Convair F-106A Delta Dart

Convair F-106A Delta Dart


Tucson, Arizona (AZ), US
Development of the Delta Dart began in 1955 as the F-102B. Originally seen as an upgrade to the earlier design the number of changes soon grew so large that the new designation F-106 was assigned to the aircraft. Changes included a virtually new fuselage, that was both wider and longer, a new engine, redesigned tail and rudder, and relocated engine intakes. The first Delta Dart flew for the first time in December 1956 and the first aircraft entered service in 1959. The Delta Dart’s guidance and fire control system are capable of flying the aircraft in all phases of a mission except take-off and landing. Essentially the pilot could take-off, and then let the computers fly the plane to the proper interception point where it would fire the planes missiles at the target and then return to base where the pilot would take over and land the plane. A total of 277 single seat and 63 two-seat F-106s were built. The F-106 flew its last mission for the Air National Guard in 1988.
Development of the Delta Dart began in 1955 as the F-102B. Originally seen as an upgrade to the earlier design the number of changes soon grew so large that the new designation F-106 was assigned to the aircraft. Changes included a virtually new fuselage, that was both wider and longer, a new engine, redesigned tail and rudder, and relocated engine intakes. The first Delta Dart flew for the first time in December 1956 and the first aircraft entered service in 1959. The Delta Dart’s guidance and fire control system are capable of flying the aircraft in all phases of a mission except take-off and landing. Essentially the pilot could take-off, and then let the computers fly the plane to the proper interception point where it would fire the planes missiles at the target and then return to base where the pilot would take over and land the plane. A total of 277 single seat and 63 two-seat F-106s were built. The F-106 flew its last mission for the Air National Guard in 1988.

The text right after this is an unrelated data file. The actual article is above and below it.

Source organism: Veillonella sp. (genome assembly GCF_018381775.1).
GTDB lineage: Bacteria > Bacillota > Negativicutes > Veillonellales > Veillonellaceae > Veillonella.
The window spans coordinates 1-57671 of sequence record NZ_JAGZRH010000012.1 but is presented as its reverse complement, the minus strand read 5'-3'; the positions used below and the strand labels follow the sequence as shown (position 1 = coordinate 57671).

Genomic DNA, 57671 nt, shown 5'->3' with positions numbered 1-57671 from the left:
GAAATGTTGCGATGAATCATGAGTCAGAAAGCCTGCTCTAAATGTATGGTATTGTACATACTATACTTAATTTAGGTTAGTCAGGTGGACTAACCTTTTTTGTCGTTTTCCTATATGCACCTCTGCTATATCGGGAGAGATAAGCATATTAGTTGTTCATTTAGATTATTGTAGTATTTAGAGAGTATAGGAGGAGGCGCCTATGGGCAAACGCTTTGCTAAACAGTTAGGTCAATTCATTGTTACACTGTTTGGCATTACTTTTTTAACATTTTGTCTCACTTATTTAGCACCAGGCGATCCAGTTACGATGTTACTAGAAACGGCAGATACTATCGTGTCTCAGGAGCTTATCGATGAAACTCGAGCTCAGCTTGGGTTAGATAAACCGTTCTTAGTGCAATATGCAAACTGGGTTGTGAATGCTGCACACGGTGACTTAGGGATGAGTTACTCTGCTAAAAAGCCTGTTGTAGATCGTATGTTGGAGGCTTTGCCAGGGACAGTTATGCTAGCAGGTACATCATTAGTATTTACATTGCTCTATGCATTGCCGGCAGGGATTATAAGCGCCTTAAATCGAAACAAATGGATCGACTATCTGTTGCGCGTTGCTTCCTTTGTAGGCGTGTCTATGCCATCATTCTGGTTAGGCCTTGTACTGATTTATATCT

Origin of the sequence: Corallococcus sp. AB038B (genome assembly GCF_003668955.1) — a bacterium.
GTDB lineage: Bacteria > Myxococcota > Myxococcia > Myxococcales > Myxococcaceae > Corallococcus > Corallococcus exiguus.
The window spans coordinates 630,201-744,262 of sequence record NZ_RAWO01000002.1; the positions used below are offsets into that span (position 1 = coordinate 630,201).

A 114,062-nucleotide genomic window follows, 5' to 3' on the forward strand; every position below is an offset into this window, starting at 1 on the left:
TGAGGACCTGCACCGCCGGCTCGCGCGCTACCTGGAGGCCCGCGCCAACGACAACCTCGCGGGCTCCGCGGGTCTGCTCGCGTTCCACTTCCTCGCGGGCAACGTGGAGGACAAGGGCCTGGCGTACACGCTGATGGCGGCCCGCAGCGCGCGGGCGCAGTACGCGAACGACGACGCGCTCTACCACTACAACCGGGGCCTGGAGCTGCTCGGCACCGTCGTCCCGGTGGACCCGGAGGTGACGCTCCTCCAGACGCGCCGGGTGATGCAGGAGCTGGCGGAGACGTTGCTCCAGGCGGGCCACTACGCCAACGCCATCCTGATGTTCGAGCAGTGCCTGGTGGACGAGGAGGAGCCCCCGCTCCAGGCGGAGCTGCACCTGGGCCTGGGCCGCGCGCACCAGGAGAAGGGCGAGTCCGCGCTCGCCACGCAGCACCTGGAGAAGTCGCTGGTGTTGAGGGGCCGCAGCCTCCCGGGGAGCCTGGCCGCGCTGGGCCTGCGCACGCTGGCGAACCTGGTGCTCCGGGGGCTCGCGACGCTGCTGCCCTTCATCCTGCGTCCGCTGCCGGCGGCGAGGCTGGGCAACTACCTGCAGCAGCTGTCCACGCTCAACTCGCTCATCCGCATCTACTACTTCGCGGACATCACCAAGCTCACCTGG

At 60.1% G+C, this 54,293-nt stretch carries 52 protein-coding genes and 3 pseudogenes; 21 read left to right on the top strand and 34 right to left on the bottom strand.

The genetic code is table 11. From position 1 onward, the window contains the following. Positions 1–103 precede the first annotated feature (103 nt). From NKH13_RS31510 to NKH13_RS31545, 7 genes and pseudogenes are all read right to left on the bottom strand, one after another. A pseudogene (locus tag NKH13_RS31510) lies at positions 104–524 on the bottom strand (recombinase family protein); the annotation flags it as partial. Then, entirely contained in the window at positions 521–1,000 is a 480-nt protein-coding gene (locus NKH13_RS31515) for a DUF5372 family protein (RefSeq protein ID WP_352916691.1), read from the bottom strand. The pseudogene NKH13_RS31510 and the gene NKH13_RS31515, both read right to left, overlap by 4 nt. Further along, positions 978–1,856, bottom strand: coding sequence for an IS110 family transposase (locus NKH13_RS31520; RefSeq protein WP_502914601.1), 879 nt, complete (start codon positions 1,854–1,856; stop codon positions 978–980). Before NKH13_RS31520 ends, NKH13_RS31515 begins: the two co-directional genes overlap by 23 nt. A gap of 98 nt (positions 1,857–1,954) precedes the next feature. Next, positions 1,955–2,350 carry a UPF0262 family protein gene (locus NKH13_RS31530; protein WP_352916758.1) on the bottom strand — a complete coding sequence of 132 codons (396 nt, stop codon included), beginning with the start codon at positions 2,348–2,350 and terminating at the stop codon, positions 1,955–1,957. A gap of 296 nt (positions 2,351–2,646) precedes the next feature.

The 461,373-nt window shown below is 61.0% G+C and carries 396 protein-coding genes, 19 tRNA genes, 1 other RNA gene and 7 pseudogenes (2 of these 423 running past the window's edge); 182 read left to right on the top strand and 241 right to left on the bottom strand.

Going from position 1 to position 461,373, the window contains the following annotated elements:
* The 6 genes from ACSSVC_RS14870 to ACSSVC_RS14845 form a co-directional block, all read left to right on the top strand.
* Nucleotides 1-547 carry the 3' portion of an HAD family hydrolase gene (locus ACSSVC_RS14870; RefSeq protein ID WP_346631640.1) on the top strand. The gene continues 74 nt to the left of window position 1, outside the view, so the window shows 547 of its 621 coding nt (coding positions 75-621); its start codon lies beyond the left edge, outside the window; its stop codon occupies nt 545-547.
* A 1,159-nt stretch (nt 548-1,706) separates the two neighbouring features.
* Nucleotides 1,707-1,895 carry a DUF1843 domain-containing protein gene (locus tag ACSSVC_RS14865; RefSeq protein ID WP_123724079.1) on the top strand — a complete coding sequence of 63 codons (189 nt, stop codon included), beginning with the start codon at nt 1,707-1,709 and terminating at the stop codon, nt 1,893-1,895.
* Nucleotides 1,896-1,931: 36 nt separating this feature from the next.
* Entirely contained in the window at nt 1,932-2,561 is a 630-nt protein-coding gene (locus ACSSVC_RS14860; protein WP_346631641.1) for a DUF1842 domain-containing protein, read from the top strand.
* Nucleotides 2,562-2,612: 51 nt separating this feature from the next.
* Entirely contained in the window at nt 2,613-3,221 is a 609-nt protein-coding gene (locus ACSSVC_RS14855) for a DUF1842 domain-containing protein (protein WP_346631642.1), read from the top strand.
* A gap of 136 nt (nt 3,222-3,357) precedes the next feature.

View in Google Earth Airplanes - Military - Static Display - Fighters
Links: www.pimaair.org
By: kjfitz

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